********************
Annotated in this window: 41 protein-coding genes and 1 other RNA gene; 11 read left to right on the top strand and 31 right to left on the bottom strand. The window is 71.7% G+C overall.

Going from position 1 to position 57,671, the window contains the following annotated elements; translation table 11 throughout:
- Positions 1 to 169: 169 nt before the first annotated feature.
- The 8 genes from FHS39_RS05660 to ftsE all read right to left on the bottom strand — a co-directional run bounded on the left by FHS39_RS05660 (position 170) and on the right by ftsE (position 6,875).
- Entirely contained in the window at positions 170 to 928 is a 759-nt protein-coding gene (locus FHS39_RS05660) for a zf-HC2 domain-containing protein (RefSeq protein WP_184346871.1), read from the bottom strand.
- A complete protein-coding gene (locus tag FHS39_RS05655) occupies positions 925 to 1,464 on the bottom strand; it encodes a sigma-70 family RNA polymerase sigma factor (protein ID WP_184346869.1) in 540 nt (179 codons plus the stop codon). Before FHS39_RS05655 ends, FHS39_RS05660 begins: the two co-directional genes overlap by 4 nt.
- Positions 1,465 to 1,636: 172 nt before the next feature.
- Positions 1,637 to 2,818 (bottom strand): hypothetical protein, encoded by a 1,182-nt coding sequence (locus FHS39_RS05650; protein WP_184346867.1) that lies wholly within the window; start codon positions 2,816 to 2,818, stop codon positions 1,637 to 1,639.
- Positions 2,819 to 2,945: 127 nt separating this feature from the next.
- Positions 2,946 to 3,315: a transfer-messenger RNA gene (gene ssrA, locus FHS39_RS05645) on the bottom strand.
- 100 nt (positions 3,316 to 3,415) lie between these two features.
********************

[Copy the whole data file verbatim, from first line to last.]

Annotated in this window: 41 protein-coding genes and 1 other RNA gene; 11 read left to right on the top strand and 31 right to left on the bottom strand. The window is 71.7% G+C overall.

Going from position 1 to position 57,671, the window contains the following annotated elements; translation table 11 throughout:
- Positions 1 to 169: 169 nt before the first annotated feature.
- The 8 genes from FHS39_RS05660 to ftsE all read right to left on the bottom strand — a co-directional run bounded on the left by FHS39_RS05660 (position 170) and on the right by ftsE (position 6,875).
- Entirely contained in the window at positions 170 to 928 is a 759-nt protein-coding gene (locus FHS39_RS05660) for a zf-HC2 domain-containing protein (RefSeq protein WP_184346871.1), read from the bottom strand.
- A complete protein-coding gene (locus tag FHS39_RS05655) occupies positions 925 to 1,464 on the bottom strand; it encodes a sigma-70 family RNA polymerase sigma factor (protein ID WP_184346869.1) in 540 nt (179 codons plus the stop codon). Before FHS39_RS05655 ends, FHS39_RS05660 begins: the two co-directional genes overlap by 4 nt.
- Positions 1,465 to 1,636: 172 nt before the next feature.
- Positions 1,637 to 2,818 (bottom strand): hypothetical protein, encoded by a 1,182-nt coding sequence (locus FHS39_RS05650; protein WP_184346867.1) that lies wholly within the window; start codon positions 2,816 to 2,818, stop codon positions 1,637 to 1,639.
- Positions 2,819 to 2,945: 127 nt separating this feature from the next.
- Positions 2,946 to 3,315: a transfer-messenger RNA gene (gene ssrA, locus FHS39_RS05645) on the bottom strand.
- 100 nt (positions 3,316 to 3,415) lie between these two features.